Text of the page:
Puunene Reunion 2007 Documentary

Sunday, June 30, 2013

What about those rose apple trees on Hana Highway?


We noticed them on our way in to Waianapanapa for our annual family week-long camping vacation.

Rose apple trees, 'rosey apple' we call them.

"We kids loved eating them," reminisced the Beau.

Ravaged. No leaves. Brown. Dead.

You could see the trees everywhere, many along the road and more scattered up the cliff sides. A few trees were in this condition last year, but this year? So much more devastation.


Fast forward to breakfast with Dad at an upcountry eatery. Who should we see but friends Forest and Kim Starr, an environmental biologist husband-and-wife team who have made it their life's work to identify the plants of Maui. (It was fantastic having breakfast with them.)

'Ohia rust', pronounced Forest. 'It's everywhere', added Kim.

Although the disease is called ohia rust, luckily this strain hasn't touched our ohia. Only the rose apple.

Young leaves with Puccinia psidii damage
Hana Hwy, Maui
Photo courtesy of Forest and Kim Starr

The State of Hawaii Department of Agriculture put out a New Pest Advisory back in 2005, when the disease was first spotted on O'ahu.

According to the Maui Invasive Species Committee website:

"If a new strain of the rust arrives there is a very real chance that it will attack ‘ōhi‘a and cause the same level of damage as it did to rose apple. This could be devastating: ‘ōhi‘a makes up 80% of our native rainforest and is the keystone species in the watershed. In an effort to protect ‘ōhi‘a and our rainforest–the source of our water–the Hawai‘i Department of Agriculture is proposing a ban on the import of plants that could carry a new variety of the rust." 
[Plans in the pipeline to protect ‘ōhi‘a from ‘rust’, December 1, 2011
Original article by Lissa Strohecker: Maui News, October 9, 2011]

'We thought it might be part of an eradication plan," I murmured. 

"We couldn't have done such a good job of it," answered Kim. The rust spores travel with the wind, and spread is quick.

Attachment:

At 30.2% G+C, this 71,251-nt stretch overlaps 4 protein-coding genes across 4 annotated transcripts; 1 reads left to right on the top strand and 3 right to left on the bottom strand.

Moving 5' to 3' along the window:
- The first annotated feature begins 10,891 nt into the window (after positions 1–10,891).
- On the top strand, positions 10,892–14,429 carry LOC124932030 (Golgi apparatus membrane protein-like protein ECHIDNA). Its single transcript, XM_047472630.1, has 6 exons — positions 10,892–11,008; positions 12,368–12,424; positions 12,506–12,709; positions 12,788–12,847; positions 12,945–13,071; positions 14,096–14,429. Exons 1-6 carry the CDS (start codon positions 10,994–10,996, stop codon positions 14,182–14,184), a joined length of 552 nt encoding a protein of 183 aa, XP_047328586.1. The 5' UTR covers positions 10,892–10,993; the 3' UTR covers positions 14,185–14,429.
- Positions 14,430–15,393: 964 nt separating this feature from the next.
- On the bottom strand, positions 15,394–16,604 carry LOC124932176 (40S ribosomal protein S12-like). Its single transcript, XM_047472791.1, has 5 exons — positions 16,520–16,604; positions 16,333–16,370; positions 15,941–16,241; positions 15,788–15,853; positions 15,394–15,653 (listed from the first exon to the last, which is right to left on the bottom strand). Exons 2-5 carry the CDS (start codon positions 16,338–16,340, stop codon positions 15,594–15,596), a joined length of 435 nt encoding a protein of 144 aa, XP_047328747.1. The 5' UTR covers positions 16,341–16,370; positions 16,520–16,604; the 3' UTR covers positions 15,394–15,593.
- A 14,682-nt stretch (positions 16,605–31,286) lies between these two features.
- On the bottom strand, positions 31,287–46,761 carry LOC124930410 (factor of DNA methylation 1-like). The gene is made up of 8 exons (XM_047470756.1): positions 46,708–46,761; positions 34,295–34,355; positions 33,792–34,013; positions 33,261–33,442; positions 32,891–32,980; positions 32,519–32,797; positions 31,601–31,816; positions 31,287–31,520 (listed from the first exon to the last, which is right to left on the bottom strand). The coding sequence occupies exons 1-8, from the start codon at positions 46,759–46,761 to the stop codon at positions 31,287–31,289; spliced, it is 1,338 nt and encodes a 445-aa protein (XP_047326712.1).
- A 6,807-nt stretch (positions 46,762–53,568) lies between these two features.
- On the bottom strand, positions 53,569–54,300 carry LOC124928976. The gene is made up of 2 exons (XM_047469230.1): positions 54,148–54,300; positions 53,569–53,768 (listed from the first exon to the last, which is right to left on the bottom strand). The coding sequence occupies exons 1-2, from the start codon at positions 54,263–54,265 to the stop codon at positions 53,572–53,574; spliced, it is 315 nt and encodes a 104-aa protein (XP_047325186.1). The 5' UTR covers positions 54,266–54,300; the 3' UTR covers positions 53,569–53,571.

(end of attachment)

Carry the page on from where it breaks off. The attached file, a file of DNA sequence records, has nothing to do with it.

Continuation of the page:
A Baseline Analysis of the Distribution, Host-Range and Severity of the Rust Puccinia Psidii in the Hawaiian Island, 2005-2010 displays results from road-side surveys of the Waihe'e Trail, but the report doesn't mention Hana Highway.

Much of the road to Hana now looks like this photo, taken in 2008.

Syzygium jambos (rose apple) 
Habit with Puccinia psidii at Huelo Hana Hwy, Maui. 
March 26, 2008. 
Image by Forest & Kim Starr

The big question is: what can you and I as regular citizens do to help?

True, the rose apple is considered an invasive species, but a strain of the puccinia psidii could possibly arrive and target our beloved ‘ōhi‘a trees.

First, Don't bring in myrtle plants or cut flowers, especially from other countries, without first checking with the Hawaii Department of Agriculture.

"Carver Wilson of Maui Floral knows firsthand about the hitchhiking pests carried in cut flowers and foliage. He and other florists throughout the state have voluntarily cut back on their use of eucalyptus and wax myrtle as foliage in arrangements. These plants in the myrtle family are imported from out-of-state and are the likely culprit for bringing in the invasive ‘ōh‘ia rust that spread quickly, killing rose apple trees throughout the state."

Secondly, the Maui Invasive Species Committee recommends buying or using only locally grown flowers and foliage.

Thirdly, education is key. Here are some articles for further study:

       Rust ruins rose apple; guardians fear for ohia Maui News, December 14, 2008

       Puccinia psidii - A plethora of articles at HEAR.org (why is HEAR closing?)

       Puccinia Rust - references to scientific articles, from the University of Hawai'i Hawaii          Forestry Extension

I was happy to see that the Starrs documented the puccinia psidii damage again, in 2012. This photo gives a clear idea of the kind of damage we saw a couple of weeks ago.

Syzygium jambos (rose apple) 
Habit Puccinia psidii damage at Hana Hwy, Maui. 
February 16, 2012. 
Image by Forest & Kim Starr 

Those dead rose apple trees definitely caught my attention!

Does anyone know the status of the proposed ban on importing plants that could have a related strain affecting the ‘ōhi‘a?

It's important that we find out!

@Celebrate Maui
On G+

P. S. A big MAHALO to Forest and Kim for their dedication to documenting the natural resources of Hawaii.

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